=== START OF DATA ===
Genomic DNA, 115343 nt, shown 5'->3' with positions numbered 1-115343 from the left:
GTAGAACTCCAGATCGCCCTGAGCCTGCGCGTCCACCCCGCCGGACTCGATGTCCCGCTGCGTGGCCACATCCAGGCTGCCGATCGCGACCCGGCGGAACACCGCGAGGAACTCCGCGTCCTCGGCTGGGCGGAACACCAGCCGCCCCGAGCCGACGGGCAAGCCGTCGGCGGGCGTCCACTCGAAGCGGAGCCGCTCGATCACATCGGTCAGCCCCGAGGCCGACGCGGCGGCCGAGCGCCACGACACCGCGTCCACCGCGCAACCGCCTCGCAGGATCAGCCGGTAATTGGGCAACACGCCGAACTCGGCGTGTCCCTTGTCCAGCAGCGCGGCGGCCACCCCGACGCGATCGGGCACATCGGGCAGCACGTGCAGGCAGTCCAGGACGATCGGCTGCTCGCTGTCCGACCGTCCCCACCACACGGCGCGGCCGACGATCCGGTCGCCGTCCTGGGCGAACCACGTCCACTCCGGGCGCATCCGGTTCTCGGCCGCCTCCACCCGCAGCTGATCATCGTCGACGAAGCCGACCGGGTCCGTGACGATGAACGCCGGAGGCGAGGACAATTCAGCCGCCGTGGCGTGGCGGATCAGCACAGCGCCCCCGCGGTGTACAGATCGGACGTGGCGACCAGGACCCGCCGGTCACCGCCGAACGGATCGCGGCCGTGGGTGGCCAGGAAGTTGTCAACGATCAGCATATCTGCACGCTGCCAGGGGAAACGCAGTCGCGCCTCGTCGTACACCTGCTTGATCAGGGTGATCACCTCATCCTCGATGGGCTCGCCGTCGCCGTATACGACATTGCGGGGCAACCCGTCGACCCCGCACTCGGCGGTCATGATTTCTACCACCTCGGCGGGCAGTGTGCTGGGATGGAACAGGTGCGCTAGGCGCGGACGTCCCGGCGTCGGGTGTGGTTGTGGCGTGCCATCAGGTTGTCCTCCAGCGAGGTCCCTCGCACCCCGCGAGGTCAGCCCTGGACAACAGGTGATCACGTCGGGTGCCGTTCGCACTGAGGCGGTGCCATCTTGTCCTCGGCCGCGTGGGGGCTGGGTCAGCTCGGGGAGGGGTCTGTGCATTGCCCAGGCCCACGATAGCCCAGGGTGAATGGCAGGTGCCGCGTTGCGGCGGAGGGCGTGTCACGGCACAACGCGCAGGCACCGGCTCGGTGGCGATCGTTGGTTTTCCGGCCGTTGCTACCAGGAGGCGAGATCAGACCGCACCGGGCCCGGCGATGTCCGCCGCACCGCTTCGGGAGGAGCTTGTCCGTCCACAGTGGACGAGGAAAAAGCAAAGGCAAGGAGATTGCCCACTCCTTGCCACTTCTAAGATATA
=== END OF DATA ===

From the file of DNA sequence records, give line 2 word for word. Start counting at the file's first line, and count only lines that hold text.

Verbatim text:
GTAGAACTCCAGATCGCCCTGAGCCTGCGCGTCCACCCCGCCGGACTCGATGTCCCGCTGCGTGGCCACATCCAGGCTGCCGATCGCGACCCGGCGGAACACCGCGAGGAACTCCGCGTCCTCGGCTGGGCGGAACACCAGCCGCCCCGAGCCGACGGGCAAGCCGTCGGCGGGCGTCCACTCGAAGCGGAGCCGCTCGATCACATCGGTCAGCCCCGAGGCCGACGCGGCGGCCGAGCGCCACGACACCGCGTCCACCGCGCAACCGCCTCGCAGGATCAGCCGGTAATTGGGCAACACGCCGAACTCGGCGTGTCCCTTGTCCAGCAGCGCGGCGGCCACCCCGACGCGATCGGGCACATCGGGCAGCACGTGCAGGCAGTCCAGGACGATCGGCTGCTCGCTGTCCGACCGTCCCCACCACACGGCGCGGCCGACGATCCGGTCGCCGTCCTGGGCGAACCACGTCCACTCCGGGCGCATCCGGTTCTCGGCCGCCTCCACCCGCAGCTGATCATCGTCGACGAAGCCGACCGGGTCCGTGACGATGAACGCCGGAGGCGAGGACAATTCAGCCGCCGTGGCGTGGCGGATCAGCACAGCGCCCCCGCGGTGTACAGATCGGACGTGGCGACCAGGACCCGCCGGTCACCGCCGAACGGATCGCGGCCGTGGGTGGCCAGGAAGTTGTCAACGATCAGCATATCTGCACGCTGCCAGGGGAAACGCAGTCGCGCCTCGTCGTACACCTGCTTGATCAGGGTGATCACCTCATCCTCGATGGGCTCGCCGTCGCCGTATACGACATTGCGGGGCAACCCGTCGACCCCGCACTCGGCGGTCATGATTTCTACCACCTCGGCGGGCAGTGTGCTGGGATGGAACAGGTGCGCTAGGCGCGGACGTCCCGGCGTCGGGTGTGGTTGTGGCGTGCCATCAGGTTGTCCTCCAGCGAGGTCCCTCGCACCCCGCGAGGTCAGCCCTGGACAACAGGTGATCACGTCGGGTGCCGTTCGCACTGAGGCGGTGCCATCTTGTCCTCGGCCGCGTGGGGGCTGGGTCAGCTCGGGGAGGGGTCTGTGCATTGCCCAGGCCCACGATAGCCCAGGGTGAATGGCAGGTGCCGCGTTGCGGCGGAGGGCGTGTCACGGCACAACGCGCAGGCACCGGCTCGGTGGCGATCGTTGGTTTTCCGGCCGTTGCTACCAGGAGGCGAGATCAGACCGCACCGGGCCCGGCGATGTCCGCCGCACCGCTTCGGGAGGAGCTTGTCCGTCCACAGTGGACGAGGAAAAAGCAAAGGCAAGGAGATTGCCCACTCCTTGCCACTTCTAAGATATA